The price for the 2009 trip will be £1330 For a 9 Day trip with 7 Days fishing , 2 per boat. This includes 2 internal flights , Breakfast , lunch and most of your evening meals.

Hers a link to a video from the trip. CLICK HERE

Tuesday, 1 July 2008

Cape Cod June 2008

I have several interested parties for the June 2009 trip. The price will hopefully stay the same at £ 799 Including Accomodation , Quality meals , Shore Guides and Charter Skipper. Its a great deal . I should have all the testemonials in pretty soon.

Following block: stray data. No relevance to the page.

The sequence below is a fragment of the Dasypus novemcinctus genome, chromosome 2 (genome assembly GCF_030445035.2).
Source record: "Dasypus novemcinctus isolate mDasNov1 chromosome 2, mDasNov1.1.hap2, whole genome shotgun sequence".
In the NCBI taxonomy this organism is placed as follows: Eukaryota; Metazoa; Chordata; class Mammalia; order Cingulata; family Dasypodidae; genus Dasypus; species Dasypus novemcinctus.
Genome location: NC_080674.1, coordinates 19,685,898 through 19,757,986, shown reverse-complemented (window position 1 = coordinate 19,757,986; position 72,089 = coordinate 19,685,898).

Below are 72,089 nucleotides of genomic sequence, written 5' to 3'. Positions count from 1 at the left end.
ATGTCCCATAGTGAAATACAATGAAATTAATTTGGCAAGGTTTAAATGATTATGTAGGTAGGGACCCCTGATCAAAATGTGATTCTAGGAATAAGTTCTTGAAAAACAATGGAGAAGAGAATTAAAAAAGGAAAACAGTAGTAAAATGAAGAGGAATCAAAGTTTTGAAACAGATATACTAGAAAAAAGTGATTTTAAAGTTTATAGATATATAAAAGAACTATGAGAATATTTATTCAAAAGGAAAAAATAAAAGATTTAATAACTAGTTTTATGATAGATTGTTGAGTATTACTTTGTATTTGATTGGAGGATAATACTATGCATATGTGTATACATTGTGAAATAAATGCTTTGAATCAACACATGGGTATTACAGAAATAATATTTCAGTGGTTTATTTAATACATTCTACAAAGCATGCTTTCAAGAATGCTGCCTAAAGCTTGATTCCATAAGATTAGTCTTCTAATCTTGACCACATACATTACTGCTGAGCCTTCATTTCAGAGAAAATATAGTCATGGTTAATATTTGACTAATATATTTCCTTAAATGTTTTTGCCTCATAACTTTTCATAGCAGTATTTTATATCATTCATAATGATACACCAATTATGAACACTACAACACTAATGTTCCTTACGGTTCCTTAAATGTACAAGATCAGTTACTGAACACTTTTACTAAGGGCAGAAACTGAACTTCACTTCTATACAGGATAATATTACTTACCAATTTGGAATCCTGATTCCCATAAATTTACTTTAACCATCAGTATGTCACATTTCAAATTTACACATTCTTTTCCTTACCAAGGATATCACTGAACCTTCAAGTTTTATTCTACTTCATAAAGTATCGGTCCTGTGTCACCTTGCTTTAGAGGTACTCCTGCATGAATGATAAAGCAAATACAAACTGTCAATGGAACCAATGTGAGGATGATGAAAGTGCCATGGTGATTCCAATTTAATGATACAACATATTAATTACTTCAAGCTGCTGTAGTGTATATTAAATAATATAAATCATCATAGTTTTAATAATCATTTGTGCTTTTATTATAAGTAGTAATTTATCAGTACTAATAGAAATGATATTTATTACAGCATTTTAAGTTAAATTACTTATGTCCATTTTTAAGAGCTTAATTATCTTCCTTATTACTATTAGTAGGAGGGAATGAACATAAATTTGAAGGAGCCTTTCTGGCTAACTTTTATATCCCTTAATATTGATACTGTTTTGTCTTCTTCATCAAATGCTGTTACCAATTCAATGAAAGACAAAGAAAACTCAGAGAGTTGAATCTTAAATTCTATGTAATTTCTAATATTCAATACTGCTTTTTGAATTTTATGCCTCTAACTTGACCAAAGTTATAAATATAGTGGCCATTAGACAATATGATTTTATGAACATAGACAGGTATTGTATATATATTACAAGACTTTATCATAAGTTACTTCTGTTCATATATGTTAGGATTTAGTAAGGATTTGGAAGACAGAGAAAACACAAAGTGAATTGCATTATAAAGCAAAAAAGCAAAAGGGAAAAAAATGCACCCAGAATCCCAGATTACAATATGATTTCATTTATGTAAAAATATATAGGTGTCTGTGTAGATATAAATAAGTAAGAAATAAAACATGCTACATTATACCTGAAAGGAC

Cape Cod 2008 - Report

Two Years ago I was lucky enough to visit Cape Cod. I still remember that first Striper perhaps on my third cast. I insisted that my companion took a photo. He laughed and suggested that I waited to hook a better one…
In June 2006 I visited Cape Cod on the Massachusetts coastline for the first time. A strong bond was formed with this place very quickly I have now completed my third June trip and have spent 48 Days on the shoreline .The relationship has deepened as it’s a special place that finds its way into you heart. The generous good natured locals the Architecture the Scenery and the sheer Marine Biomass off the Cape and its ability to provide some of the best fishing you could hope for are addictive and I have fallen for its charms. I have to return, I must return, the Cape has become a home from home.

Week 1